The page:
Reviewed by: Karen R. Koenig (Originally published at New York Journal of Books) https://www.nyjournalofbooks.com/book-review/weight-being
Kara Richardson Whitely’s double-entendre of a title, The Weight of Being, wonderfully captures her physical and emotional life as a person of higher weight. In spite of successfully having climbed Mt. Kilimanjaro at 300 pounds and survived a dysfunctional childhood that involved PTSD from sexual abuse, her father’s heartbreaking abandonment of the family, suffering as the target of fat stigma, near disabling self-doubt, body hatred, depression, and low self-esteem—all of which she writes about in lively prose with touches of self-deprecating humor—the one thing that she’s unable to do is to have a consistently sane, sensible relationship with food. Having begun dieting in middle school, she knows how to starve herself and lose weight, but the pounds always pile back on.
The book describes the discomfort of moving around in a large body well enough to live a functional life, as well as the mental toll of striving to feel normal in a world that adores thinness and abhors fat. The author’s successes, setbacks, healing, emotional growth, and the sheer force of her determination to triumph over her eating problems should put to rest the outdated notion that binge-eating and emotional eating are due to indifference to one’s health, gluttony, ignorance, insufficient willpower, or lack of motivation.
Whitely’s plight is sadly common: the majority of people who diet and lose weight regain it—often along with extra pounds—due to complex metabolic processes. Moreover, as she learns along the way to health and happiness, her childhood of adverse experiences relieved by comfort eating sets her up for anxiety, depression, and a deficit of coping skills in adulthood. Add to that living in the most fat-phobic, thin-obsessed society in the history of the world, and we can’t help but have compassion for the weight-loss deck being stacked firmly against her.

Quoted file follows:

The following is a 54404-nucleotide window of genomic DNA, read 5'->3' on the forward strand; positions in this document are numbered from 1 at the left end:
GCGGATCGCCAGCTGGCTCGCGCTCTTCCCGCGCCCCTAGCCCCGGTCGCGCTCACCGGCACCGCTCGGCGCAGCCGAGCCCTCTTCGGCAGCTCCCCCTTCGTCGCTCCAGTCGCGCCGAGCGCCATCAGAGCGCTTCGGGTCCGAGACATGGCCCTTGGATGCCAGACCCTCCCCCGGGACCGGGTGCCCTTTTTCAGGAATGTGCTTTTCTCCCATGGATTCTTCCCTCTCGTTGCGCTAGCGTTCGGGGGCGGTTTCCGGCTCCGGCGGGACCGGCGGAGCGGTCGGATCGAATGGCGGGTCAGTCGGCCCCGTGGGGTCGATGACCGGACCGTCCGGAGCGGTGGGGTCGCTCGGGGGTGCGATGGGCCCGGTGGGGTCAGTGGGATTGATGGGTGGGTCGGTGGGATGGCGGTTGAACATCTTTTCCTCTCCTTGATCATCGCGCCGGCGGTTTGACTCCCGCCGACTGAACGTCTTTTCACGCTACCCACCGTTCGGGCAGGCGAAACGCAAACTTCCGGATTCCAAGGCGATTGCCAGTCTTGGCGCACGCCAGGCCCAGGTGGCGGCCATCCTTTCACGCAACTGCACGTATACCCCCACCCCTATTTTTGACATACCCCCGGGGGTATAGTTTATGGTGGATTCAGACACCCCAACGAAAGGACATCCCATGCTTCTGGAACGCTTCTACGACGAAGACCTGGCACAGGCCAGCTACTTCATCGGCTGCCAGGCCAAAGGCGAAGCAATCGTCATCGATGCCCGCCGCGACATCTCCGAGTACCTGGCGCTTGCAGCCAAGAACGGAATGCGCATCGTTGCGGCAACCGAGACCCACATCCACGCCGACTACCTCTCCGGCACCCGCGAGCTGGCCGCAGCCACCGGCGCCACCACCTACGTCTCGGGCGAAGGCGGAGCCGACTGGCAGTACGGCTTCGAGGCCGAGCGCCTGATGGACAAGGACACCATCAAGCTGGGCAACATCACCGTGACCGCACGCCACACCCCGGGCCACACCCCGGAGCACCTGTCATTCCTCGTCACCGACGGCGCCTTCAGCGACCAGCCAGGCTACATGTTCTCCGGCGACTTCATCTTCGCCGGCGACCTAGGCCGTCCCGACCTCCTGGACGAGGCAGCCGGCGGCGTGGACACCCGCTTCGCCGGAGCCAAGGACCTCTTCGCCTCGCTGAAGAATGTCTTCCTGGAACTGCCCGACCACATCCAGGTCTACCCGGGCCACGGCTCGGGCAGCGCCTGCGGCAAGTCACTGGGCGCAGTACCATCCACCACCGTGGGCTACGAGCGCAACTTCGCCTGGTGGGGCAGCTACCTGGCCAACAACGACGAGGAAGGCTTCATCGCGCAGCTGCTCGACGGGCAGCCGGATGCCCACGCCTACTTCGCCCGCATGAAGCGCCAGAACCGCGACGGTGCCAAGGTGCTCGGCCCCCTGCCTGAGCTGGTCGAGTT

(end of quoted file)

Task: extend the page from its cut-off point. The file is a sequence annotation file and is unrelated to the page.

When the book begins, we enter Whitely’s world in which she’s doing her best to be a loving wife and devoted mother as her weight balloons up and up. She introduces us to her husband, Chris, who literally loves her through thick and thin(ner), and we get to know her children, Anna and Emily, and later, Elliot.
Parents who have a distorted relationship with food can identify with Whitely’s gnawing worry about teaching her children to eat healthfully, mindfully, and for nourishment, rather than devouring food or sneak-eating it as she does.
People of higher weight can relate to her struggles to exercise and feed herself well while feeling shame, disappointment, and despair that she will never sustain a comfortable weight or stop yo-yo-ing up and down the scale. Those who love someone who struggles with food and weight can feel the pain that his or her loved one may not be able to express in words and which Whitely articulates so clearly.
Throughout the book, whether Whitely is planting a garden so that she and her family will have greater access to nutritious food, participating in a race to raise funds for UNICEF, laboring to climb Kilimanjaro for a second time, or going about the everyday business of being a wife, mother, and award-winning writer of books and articles, we want to cheer her on.
Because she so fully opens the door into the dark and painful parts of her life—miraculously without sounding like a victim—we feel compassion for her and root for her to reach her goals. These dark parts include her partial estrangement from her Vietnam veteran father, who had cheated on her mother before abandoning the family; sexual molestation by her brother’s friend when she was 12; being bullied as a teenager and beyond due to her weight—including being shot in her butt by local boys; regularly bingeing until her stomach hurt and she hated herself; and meeting her husband’s family for the first time terrified that they would reject her for her largeness.
One caveat about this memoir. Whitely’s decision to have gastric by-pass surgery stems from her belief that she would not resolve her lifetime of binge-eating Disorder (BED) without it. Once she signs up for surgery, she starts going to therapy to learn how to manage her appetite. It’s unfortunate that she failed to seek out a therapist trained to treat emotional and overeating before deciding on such risky surgery because this modality is a primary, essential treatment for BED. Had she sought it out earlier in her life, she might well not have needed the surgery. This gaping omission in her recovery is unfortunate for her and for readers who may, like Whitely, not be aware that psychotherapy by a clinician trained in eating disorders is the treatment of choice for eating or weight concerns.